In the midst of cradling her newborn son, Michael Lundy mentally prepares to leave her Detroit home once again.
Her debt has grown throughout the Covid-19 pandemic and she recently received a shutoff notice from the power company that she owns $2,400.
As well as taking care of her daughter, she is also trying to stay afloat after being out of work for so long.
When the utility company cut off her power back in September, she was forced to stay with her family until she could pay off part of her debt. Today, the power company have threatened to do the same again now.
“It’s frightening,” Lundy admitted.
“I don’t want to be nowhere else but home. I want my kids nowhere else but home… But if it happens, it’s really out of my control.”
Utility debt has been piling up for thousands of Americans during the pandemic.
According to the National Energy Assistance Directors’ Association, households now owe power companies approximately $20 billion, an increase of 67% from last year. Earlier, the debt reached more than $30 billion at the height of the pandemic.
The Biden administration had urged utility companies to stop any power shutoffs this winter in November.
As part of the American rescue plan, Biden said, the government doubled funding for the Low-Income Energy Assistance Program, or LIHEAP, which will help low incomes households to pay utility bills.
Activists for energy justice, however, see LIHEAP as a temporary fix on a broader problem.
Poorly insulated and older homes, especially in Black and brown communities, make low-income families pay more for power and heat.
“The long-term fix they need is money to make their homes’ energy efficient,” Jean Su, director of energy justice and senior attorney at the Center for Biological Diversity, explains.
“Right now, they’re losing so much money paying for a house that was poorly built.”
The US Department of Health and Human Services shows that only 17% of households who qualify actually received LIHEAP benefits.
“There are real barriers in folks even knowing what LIHEAP means,” Michigan Environmental Justice Coalition Executive Director Jamesa Johnson Greer said.
“With folks having aging homes, there’s a possibility that they may not even qualify. They may have to invest $10,000 in roof repairs.”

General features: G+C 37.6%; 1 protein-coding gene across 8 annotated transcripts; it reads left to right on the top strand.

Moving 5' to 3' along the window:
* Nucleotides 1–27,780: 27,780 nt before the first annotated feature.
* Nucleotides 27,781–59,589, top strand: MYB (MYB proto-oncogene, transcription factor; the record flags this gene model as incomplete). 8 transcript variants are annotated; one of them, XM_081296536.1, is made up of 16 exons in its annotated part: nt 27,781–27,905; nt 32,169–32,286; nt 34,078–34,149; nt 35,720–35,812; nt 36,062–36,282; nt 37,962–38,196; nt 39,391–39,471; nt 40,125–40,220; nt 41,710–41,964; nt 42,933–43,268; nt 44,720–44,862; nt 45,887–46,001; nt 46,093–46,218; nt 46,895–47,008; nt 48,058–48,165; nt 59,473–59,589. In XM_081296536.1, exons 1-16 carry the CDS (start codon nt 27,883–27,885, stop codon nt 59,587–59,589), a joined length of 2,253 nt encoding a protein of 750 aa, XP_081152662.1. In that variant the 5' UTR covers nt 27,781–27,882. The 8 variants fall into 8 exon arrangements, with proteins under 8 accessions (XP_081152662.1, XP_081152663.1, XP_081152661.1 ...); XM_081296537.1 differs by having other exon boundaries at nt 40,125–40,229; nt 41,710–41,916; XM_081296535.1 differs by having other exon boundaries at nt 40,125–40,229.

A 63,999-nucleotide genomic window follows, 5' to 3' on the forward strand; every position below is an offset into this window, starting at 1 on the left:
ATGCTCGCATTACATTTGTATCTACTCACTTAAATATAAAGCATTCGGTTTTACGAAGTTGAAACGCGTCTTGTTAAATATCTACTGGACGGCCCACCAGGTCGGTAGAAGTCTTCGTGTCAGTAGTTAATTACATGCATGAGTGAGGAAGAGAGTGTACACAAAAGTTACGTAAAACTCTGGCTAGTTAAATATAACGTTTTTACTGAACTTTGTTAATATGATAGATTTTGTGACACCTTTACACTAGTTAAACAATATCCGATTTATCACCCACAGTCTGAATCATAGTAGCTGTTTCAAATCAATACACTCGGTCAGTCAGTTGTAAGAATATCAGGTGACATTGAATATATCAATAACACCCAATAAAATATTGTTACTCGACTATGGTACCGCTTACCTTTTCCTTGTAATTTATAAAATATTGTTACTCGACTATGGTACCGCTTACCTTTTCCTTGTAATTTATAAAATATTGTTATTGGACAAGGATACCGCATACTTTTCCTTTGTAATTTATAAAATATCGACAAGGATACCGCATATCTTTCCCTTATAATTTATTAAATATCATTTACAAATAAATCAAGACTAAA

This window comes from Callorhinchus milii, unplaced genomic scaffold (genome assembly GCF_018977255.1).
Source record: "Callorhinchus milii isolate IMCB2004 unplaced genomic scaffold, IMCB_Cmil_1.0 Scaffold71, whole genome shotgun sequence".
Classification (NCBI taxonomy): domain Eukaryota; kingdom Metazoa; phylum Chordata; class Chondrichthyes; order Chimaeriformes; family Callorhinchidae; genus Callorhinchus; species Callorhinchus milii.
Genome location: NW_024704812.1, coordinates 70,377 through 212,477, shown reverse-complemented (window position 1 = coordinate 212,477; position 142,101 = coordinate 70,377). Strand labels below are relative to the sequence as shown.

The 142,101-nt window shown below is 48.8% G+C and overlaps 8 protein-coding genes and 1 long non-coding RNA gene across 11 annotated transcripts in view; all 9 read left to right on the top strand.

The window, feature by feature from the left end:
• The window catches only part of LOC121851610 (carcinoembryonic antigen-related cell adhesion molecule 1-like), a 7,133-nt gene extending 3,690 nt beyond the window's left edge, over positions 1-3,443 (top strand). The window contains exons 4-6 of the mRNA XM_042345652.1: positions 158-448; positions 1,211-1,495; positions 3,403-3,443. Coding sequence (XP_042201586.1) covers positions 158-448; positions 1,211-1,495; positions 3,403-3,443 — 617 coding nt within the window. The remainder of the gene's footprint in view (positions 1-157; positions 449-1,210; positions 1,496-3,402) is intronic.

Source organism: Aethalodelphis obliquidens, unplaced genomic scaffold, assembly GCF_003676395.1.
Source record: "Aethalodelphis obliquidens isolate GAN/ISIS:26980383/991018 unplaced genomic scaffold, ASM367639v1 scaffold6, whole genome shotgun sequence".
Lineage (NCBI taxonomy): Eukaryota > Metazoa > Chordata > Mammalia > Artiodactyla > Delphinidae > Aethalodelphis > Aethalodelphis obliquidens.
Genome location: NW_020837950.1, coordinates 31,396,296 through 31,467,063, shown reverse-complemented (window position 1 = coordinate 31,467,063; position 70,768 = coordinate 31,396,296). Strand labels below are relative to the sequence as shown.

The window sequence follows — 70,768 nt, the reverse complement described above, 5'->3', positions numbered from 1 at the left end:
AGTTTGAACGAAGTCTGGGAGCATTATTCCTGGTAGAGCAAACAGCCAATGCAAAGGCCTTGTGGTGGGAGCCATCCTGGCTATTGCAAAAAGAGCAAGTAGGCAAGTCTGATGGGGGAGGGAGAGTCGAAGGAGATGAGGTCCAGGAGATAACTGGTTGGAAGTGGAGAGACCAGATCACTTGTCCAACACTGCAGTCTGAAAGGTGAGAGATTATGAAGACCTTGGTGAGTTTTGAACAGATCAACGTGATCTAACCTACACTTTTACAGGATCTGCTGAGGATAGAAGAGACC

According to a Massachusetts study, 30% more households are behind on their utility bills by at least 90 days.
32 states issued emergency moratoriums last year to prevent companies from cutting off power to people. However, most of them have now expired. As a result, Shutoffs are on the rise.
Almost 1 million households in 17 states that provided shutoff data experienced power outages in a 12-month period, a study by the Center for Biological Diversity found.
“We think the real number [of shutoffs] should be around 3.4 million households,” said the study author Su, pointing out that the US Census Bureau estimates 1.2 million households nationwide were shut off in 2017.
“I think that’s totally unprecedented.”
The CARES Act, which totaled $1.25 billion, was a bailout package for the companies they evaluated during those pandemic shutoffs.
It would have cost eight percent of that total to bail out those 1 million customers, Su told.
“It would have been a drop in the bucket for them to have kept the power on,” Su said.
Possibly saving lives.
As a matter of fact, during the first phase of the pandemic, a moratorium on utility shutoffs would have reduced Covid-19 infections by 8.3% and deaths by 14.8%, according to a study by the National Bureau of Economic Research.
A Dramatic Rise in Energy Costs
Upon receiving a shut-off notice from the city, Kellela Martin, a Detroit mother of three, rushed to pay off her $179 bill.
“I’ve been shut off for less. I’ve been shut off for 23 cents” Martin said, adding that her family had to move into a mosque after one disconnection. “It’s stressful. You feel like there’s nothing you can do.”
Due to inflation and supply problems, energy costs are now skyrocketing. This winter, heating costs are expected to rise by close to 30%.
As part of the Biden administration, 50 million barrels of oil were released from the strategic petroleum reserve, with the hope of bringing down oil prices, but the President acknowledged this would take time.
Kallela Martin told CNN, “It’s stressful. You feel like there’s nothing you can do.”.
“I think we’re going to see another huge tsunami of utility shutoffs,” Su stated.
“Winter moratoria are just going to kick the can down a couple of months.”
Due to the Infrastructure Bill, an additional $3.5 billion will be allocated to the Department of Energy’s Weatherization Assistance Program to improve homes and lessen energy costs.
Close to 300 homes in Detroit are weatherized every year by the Wayne Metropolitan Community Action Agency.
According to the agency, costs are estimated at $7,600 per home, but they pay for themselves over time.
“We see about a 20% reduction in the heating bill,” according to Patrick Gubery, assistant director of the Wayne Metro Healthy Homes.
“A home should not be a cause of a crisis for a family, we want a home to be nurturing. And a nurturing home has to have an affordable energy bill.”
Rather than worrying about her home in the long term, Michael Lundy is concerned about her home in the short term.
According to her, Her family would be ruined if heating costs spiked this winter.
Lundy disclosed that her latest shutoff notice prompted her to apply for assistance.
She should find out in the coming days whether she’ll be able to get help or if she’ll have to leave again.
“It’s a lot to think of what’s going to happen or how I’m going to do this,” Lundy stated.